Western blot analysis of Forkhead/winged helix transcription factor gene (FoxP3)
Cells (1 × 107 cells/ml) of each T cell subset were lysed in buffer containing PBS, 1% Igepal CA-630, 0.5% sodium deoxycholate, 0.1% SDS, 1 mM EDTA (chemicals from Sigma-Aldrich), and Protease Inhibitor Cocktail (BD Biosciences). The lysates were cleared by centrifugation, diluted 1/1 in Laemmli sample buffer (0.188 M Tris-HCl (pH 6.8), 6% SDS, 30% glycerol, 15% 2-ME, and 0.03% Bromphenol Blue) and boiled for 5 min before separation on a 10% SDS-PAGE gel. The samples were electrotransferred to polyvinylidene difluoride membranes (Millipore; Immobilon-P) after electrophoresis. Filters were blocked in TBS with 0.1% Tween 20 and 5% skim milk (BD Biosciences) and subsequently incubated with polyclonal purified mouse anti-human FoxP3 (eBioscience) overnight at 4°C, The primary Ab was detected by HRP-conjugated rabbit anti-mouse Ab (DakoCytomation). Blots were developed with ECL lighting (Amersham Biosciences). Equal loading was confirmed after stripping and reprobing with anti-β-actin mAb (Sigma-Aldrich).
T cells (0.5–2 × 106) were labeled with 0.2–1 μM carboxyfluorescein diacetate succinimidyl ester (CFDA-SE; Molecular Probes) just before stimulation. In the cell, esterases cleave the acetyl group, leading to the fluorescent diacytylated CFSE. Cell division accompanied by CFSE dilution was analyzed by flow cytometry.
ELISA for cytokine detections
Cell-free culture supernatants were stored at −80°C, thawed, and subsequently analyzed for the presence of IFN-γ and TNF-α by ELISA (Sanquin), according to the manufacturer’s instructions.
Chromium release assay to examine the induction of CTLs
The cytotoxic potential of alloantigen-primed T cells was examined in a 51Cr release assay as reported previously (32). Briefly, allogeneic 51Cr-labeled PHA blasts were used as target cells and tested in triplicate at different E:T cell ratios. Culture supernatants were examined for released 51Cr on a gamma irradiation counter (Wallac; 1470 gamma counter). Control experiments were performed using autologous PHA blasts. The cytotoxic capacity is shown as the percent lysis of the indicated target, calculated according to the following equation: % lysis = 100% × ((cpm sample release − cpm spontaneous release)/(cpm total release − cpm spontaneous release)).
CD27/CFSE cell sorter-based isolation of alloantigen-specific regulatory T cells
Freshly isolated purified CD4+CD25+ regulatory T cells were labeled with CFSE, and subsequently a total of 2.5 × 104 labeled cells was cultured with 1 × 105 fully HLA-mismatched stimulator cells (target) in the presence of IL-2 (10 U/ml) and IL-15 (10 ng/ml), using 96-well, round-bottom plates. On days 9–11 of the cultures, cells were collected, washed, and labeled with anti-CD27-PE. Next, the dividing cells characterized by low CFSE content were sorted based on high CD27 (CD27+Treg) expression and the absence of CD27 (CD27−Treg; Fig. 1). The sorted cells were rested 1–2 days in medium containing 2–5% HPS and 5 ng/ml IL-15. Next, 2.5 × 104 rested cells were restimulated with 1 × 105 target allogeneic stimulator PBMC in the presence of IL-2 and IL-15 for 9–11 days. During this culture period, the content of the wells was split, and fresh culture medium containing IL-2 plus IL-15 was added. Next, the cells were collected, allowed to rest for 2 days, and examined for function and phenotype (Fig. 1).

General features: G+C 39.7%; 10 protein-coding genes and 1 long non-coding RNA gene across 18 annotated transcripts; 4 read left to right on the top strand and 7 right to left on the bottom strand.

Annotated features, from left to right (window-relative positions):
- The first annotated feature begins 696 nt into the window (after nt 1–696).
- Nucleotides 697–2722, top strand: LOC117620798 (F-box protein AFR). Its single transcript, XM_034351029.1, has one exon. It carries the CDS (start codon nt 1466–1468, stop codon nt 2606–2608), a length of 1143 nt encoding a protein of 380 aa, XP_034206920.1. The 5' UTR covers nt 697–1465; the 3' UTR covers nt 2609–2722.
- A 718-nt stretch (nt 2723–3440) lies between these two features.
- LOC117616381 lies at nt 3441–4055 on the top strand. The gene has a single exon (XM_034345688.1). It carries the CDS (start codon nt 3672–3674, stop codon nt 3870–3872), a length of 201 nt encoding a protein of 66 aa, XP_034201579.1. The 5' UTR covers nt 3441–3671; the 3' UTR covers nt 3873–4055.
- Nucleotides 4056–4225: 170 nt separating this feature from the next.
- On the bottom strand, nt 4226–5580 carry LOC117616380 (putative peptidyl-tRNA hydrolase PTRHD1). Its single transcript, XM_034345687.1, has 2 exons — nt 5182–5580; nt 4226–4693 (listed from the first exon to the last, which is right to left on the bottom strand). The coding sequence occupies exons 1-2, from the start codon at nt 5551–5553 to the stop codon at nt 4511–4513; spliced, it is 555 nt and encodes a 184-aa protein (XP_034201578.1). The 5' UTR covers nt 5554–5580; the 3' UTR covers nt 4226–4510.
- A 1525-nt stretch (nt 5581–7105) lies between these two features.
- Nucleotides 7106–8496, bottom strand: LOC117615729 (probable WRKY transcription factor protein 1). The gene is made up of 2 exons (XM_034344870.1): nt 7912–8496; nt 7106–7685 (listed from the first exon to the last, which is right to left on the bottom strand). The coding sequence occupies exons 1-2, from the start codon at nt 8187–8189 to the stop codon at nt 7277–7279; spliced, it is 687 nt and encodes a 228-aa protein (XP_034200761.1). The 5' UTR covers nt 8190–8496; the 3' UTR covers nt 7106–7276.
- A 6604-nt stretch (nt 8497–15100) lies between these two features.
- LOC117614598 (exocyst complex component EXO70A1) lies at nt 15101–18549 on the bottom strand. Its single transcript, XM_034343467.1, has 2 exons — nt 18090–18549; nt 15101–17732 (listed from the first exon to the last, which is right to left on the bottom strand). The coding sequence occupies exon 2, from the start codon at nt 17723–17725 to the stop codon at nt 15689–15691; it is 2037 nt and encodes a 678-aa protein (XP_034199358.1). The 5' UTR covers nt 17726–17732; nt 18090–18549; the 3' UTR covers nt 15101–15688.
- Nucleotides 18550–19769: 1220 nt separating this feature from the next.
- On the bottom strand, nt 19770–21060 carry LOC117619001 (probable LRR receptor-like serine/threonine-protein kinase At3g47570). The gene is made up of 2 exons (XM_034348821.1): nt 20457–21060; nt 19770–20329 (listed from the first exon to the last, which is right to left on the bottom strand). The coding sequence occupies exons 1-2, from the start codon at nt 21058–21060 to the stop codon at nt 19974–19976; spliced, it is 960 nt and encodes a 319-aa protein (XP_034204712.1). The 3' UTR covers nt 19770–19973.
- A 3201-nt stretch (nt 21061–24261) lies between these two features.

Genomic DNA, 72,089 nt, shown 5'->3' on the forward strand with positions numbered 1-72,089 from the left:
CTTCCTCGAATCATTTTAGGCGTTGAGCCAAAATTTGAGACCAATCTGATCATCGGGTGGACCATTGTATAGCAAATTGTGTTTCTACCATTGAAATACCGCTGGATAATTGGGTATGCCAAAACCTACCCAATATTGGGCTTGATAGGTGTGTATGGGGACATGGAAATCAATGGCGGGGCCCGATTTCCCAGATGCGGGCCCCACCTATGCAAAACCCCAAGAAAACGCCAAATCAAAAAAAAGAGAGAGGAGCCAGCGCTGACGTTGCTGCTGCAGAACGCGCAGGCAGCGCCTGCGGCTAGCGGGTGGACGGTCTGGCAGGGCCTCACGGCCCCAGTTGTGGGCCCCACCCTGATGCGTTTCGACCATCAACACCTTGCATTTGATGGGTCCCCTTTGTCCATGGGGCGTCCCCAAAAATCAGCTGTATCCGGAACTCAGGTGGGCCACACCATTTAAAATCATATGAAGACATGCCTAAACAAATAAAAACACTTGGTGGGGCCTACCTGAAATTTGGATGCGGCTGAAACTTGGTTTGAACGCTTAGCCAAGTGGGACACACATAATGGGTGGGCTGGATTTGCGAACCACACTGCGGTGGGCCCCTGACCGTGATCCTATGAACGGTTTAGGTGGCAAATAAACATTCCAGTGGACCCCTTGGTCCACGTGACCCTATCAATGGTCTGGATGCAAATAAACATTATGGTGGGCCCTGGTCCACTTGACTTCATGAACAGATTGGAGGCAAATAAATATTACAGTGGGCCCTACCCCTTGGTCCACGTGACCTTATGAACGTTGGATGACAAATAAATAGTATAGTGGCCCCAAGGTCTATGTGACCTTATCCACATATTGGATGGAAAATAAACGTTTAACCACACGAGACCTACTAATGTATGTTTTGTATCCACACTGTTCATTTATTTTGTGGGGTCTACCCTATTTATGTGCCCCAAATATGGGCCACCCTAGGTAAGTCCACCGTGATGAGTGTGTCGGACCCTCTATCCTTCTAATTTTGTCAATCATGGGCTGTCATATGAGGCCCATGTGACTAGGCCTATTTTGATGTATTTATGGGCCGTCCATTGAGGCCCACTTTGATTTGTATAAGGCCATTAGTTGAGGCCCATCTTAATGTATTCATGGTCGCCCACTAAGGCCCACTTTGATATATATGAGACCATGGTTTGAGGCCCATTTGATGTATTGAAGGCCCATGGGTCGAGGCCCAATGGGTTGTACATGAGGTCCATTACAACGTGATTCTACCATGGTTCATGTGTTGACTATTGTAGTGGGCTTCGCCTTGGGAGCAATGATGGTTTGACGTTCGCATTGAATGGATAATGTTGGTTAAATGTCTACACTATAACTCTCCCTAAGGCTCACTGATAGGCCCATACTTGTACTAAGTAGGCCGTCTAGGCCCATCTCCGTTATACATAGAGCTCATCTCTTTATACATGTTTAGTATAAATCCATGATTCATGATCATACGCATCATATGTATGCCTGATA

Ex vivo induction of alloantigen-specific Treg from freshly isolated naturally occurring CD4+CD25+ Treg
Previously, we showed that costimulation blockade induced alloantigen-specific regulatory T cells that can be successfully expanded using Ag and T cell growth factors (32). We further developed this expansion protocol to determine whether we could successfully induce alloantigen-specific Treg starting with naturally occurring CD4+CD25+ Treg. CD4+CD25+ and CD4+CD25− T cells were isolated from freshly isolated PBMC (Fig. 2,A) and examined for their proliferative potential upon alloantigen stimulation in the presence of exogenously added human rIL-15 and/or IL-2 (Fig. 2,B). Compared with CD4+CD25− T cells, CD4+CD25+ Treg cells appeared hyporesponsive upon alloantigen stimulation alone. Addition of IL-2, IL-15, or a combination of the two reversed this hyporesponsive state. Especially the combined use of IL-2 and IL-15 resulted in profound proliferation of allogenetically stimulated CD4−CD25+ T cells. Cytokine stimulation alone, in the absence of Ag, was not sufficient to induce proliferation of CD4+CD25+ T cells (Fig. 2 B).
Next, the effector-suppressor function and Ag specificity of the (target) alloantigen-expanded CD4+CD25+ Treg was addressed in MLC coculture suppression assays. The expanded CD4+CD25+ Treg showed dose-dependent suppression (50% inhibition at a Treg:T responder ratio of 1:20; Fig. 2,C). The expanded Treg appeared Ag-specific, because the suppressor function was only activated upon stimulation with target alloantigen stimulator PBMC and not upon stimulation with third-party HLA-mismatched PBMC (Fig. 2,C). Restimulation assays revealed that the expanded CD4+CD25+ T cells remained anergic. Ag specificity of the alloantigen expanded CD4+CD25+ Treg was confirmed in restimulation assays, because only stimulation with target alloantigen, but not third-party Ag, and exogenous IL-2 could reverse the hyporesponsive state of the Treg (Fig. 2 D).
In short-term cultures of 9–11 days, freshly isolated CD4+CD25+ and CD4−CD25− cells stimulated with alloantigen and IL-2 plus IL-15 showed a 6.6 ± 4.6-fold (n = 7; range, 3.2–14.4) and 20.9 ± 9.4-fold (n = 7; range, 10.5–36) expansion, respectively. Similar expansion levels were found in subsequent stimulation cycles without loss of Treg function (data not shown). Thus, starting with freshly isolated CD4+CD25+ Treg in short-term ex vivo cultures, we demonstrated the induction and expansion of Treg populations with defined Ag specificity.